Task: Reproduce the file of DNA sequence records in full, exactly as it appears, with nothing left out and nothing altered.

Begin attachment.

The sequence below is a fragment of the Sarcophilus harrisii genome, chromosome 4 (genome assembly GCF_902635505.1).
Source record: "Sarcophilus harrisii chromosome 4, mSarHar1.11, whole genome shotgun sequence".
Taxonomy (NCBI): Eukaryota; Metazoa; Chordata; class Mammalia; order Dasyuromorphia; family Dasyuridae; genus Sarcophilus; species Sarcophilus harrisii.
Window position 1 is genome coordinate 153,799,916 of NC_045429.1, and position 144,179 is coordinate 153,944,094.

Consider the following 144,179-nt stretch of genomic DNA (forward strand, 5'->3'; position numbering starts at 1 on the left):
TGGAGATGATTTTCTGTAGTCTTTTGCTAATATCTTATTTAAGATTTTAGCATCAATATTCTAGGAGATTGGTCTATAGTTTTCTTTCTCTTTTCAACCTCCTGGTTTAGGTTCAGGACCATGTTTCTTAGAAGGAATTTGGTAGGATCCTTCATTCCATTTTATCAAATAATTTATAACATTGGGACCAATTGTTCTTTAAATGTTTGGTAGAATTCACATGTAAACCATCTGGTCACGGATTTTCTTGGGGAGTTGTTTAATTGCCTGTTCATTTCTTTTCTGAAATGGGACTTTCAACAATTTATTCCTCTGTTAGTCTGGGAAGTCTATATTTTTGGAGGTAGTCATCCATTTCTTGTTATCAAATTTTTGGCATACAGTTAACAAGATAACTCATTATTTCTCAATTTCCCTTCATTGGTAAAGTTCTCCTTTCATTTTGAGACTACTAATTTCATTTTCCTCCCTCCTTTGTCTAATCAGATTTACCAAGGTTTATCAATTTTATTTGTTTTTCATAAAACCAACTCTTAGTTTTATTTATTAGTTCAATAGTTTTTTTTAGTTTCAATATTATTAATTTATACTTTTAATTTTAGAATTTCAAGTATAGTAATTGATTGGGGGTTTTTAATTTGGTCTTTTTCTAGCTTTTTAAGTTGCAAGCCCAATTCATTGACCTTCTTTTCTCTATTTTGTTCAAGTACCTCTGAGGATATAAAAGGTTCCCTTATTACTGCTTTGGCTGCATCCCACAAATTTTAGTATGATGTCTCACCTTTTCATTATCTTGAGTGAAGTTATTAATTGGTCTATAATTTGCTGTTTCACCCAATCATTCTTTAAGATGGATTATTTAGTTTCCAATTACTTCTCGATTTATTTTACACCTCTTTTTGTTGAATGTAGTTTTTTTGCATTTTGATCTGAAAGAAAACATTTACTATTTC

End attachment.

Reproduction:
The sequence below is a fragment of the Sarcophilus harrisii genome, chromosome 4 (genome assembly GCF_902635505.1).
Source record: "Sarcophilus harrisii chromosome 4, mSarHar1.11, whole genome shotgun sequence".
Taxonomy (NCBI): Eukaryota; Metazoa; Chordata; class Mammalia; order Dasyuromorphia; family Dasyuridae; genus Sarcophilus; species Sarcophilus harrisii.
Window position 1 is genome coordinate 153,799,916 of NC_045429.1, and position 144,179 is coordinate 153,944,094.

Consider the following 144,179-nt stretch of genomic DNA (forward strand, 5'->3'; position numbering starts at 1 on the left):
TGGAGATGATTTTCTGTAGTCTTTTGCTAATATCTTATTTAAGATTTTAGCATCAATATTCTAGGAGATTGGTCTATAGTTTTCTTTCTCTTTTCAACCTCCTGGTTTAGGTTCAGGACCATGTTTCTTAGAAGGAATTTGGTAGGATCCTTCATTCCATTTTATCAAATAATTTATAACATTGGGACCAATTGTTCTTTAAATGTTTGGTAGAATTCACATGTAAACCATCTGGTCACGGATTTTCTTGGGGAGTTGTTTAATTGCCTGTTCATTTCTTTTCTGAAATGGGACTTTCAACAATTTATTCCTCTGTTAGTCTGGGAAGTCTATATTTTTGGAGGTAGTCATCCATTTCTTGTTATCAAATTTTTGGCATACAGTTAACAAGATAACTCATTATTTCTCAATTTCCCTTCATTGGTAAAGTTCTCCTTTCATTTTGAGACTACTAATTTCATTTTCCTCCCTCCTTTGTCTAATCAGATTTACCAAGGTTTATCAATTTTATTTGTTTTTCATAAAACCAACTCTTAGTTTTATTTATTAGTTCAATAGTTTTTTTTAGTTTCAATATTATTAATTTATACTTTTAATTTTAGAATTTCAAGTATAGTAATTGATTGGGGGTTTTTAATTTGGTCTTTTTCTAGCTTTTTAAGTTGCAAGCCCAATTCATTGACCTTCTTTTCTCTATTTTGTTCAAGTACCTCTGAGGATATAAAAGGTTCCCTTATTACTGCTTTGGCTGCATCCCACAAATTTTAGTATGATGTCTCACCTTTTCATTATCTTGAGTGAAGTTATTAATTGGTCTATAATTTGCTGTTTCACCCAATCATTCTTTAAGATGGATTATTTAGTTTCCAATTACTTCTCGATTTATTTTACACCTCTTTTTGTTGAATGTAGTTTTTTTGCATTTTGATCTGAAAGAAAACATTTACTATTTC